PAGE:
There are three books that form a rather complete package for someone trying to finally achieve a repeating swing and stop screwing it up.
#1 The Golf Swing Bible since 2006 = The Plane Truth For Golfers by Jim Hardy.
There are 2 books that present the information in 2 different fashions and/or DVD set (Library like I did) I like best The Plane Truth for Golfers Master Class: Advanced Lessons for Improving Swing Technique and Ball Control for the One- and Two-Plane Swings Get all three as this work is the new Golf swing BIBLE - PERIOD! Sorry Ben Hogan. Ben Hogan's the 5 lessons is great for a one plane swinger but will screw up a two plane swinger. The work by Jim Hardy can and will once and for all help you/stop you from screwing up your swing by realizing that there are 2 different swings with 2 movement prescriptions.
#2 The supplement to the Hardy "Bible" expands and illustrates and reveals major components and nuances = Your Perfect Swing by Jim Suttie
He reveals power sources. Turners, coilers, rotators, sliders, high swings, low swings, late releasers, early releasers, open or shut face releasers etc. Very valuable compliment to Hardy's work.
#3 How to Learn Golf by Harry Hurt, He teaches you about all those who are teaching you how to swing. What methods they are advocating and what categories all that instruction falls into. A very valuable resource for trying to sort out the instruction that appears everywhere. In the end you can focus on what you want and avoid what is not for you.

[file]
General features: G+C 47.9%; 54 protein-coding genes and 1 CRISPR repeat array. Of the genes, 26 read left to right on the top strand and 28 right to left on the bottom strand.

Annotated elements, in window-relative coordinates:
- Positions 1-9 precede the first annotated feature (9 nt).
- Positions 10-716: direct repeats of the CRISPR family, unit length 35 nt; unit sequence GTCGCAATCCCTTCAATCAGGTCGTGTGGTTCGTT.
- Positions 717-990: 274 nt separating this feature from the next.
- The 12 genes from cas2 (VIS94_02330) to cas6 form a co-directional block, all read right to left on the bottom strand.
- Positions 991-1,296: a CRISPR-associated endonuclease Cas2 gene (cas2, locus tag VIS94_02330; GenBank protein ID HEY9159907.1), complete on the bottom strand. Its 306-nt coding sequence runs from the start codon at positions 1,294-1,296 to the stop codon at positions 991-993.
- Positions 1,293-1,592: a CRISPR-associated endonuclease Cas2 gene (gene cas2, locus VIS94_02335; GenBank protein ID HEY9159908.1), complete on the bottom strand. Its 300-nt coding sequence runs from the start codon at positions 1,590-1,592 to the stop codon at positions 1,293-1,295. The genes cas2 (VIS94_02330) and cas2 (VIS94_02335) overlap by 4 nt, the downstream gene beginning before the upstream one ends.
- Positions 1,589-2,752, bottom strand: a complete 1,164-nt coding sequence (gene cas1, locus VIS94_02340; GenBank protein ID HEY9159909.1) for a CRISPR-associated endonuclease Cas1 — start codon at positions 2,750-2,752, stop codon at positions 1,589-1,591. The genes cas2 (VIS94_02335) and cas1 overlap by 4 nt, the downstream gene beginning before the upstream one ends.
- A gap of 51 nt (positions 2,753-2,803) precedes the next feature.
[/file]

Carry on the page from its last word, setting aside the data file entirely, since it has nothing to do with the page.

Outstanding book for a golfer set on improvement and trying to make heads or tails out of all the swing advice confusion. He took lessons from the worlds best at very high cost. But the book can also apply to books, TV and magazine "lessons"
From page 24: "No matter which approach you choose, you need to know where your instructors are coming from, which of the major methods they advocate, and the advantages and disadvantages of each. Otherwise you are likely to find yourself bouncing from one pro to another, perpetually trapped in a state of confusion and frustration as you are inundated with conflicting advice and diametrically opposite swing thoughts. No one knows better that I do after taking lessons from twenty-one teaching pros in twenty-four months. Instead of suffering the pain and confusion of running a similar instructional gauntlet, you can simply read this book."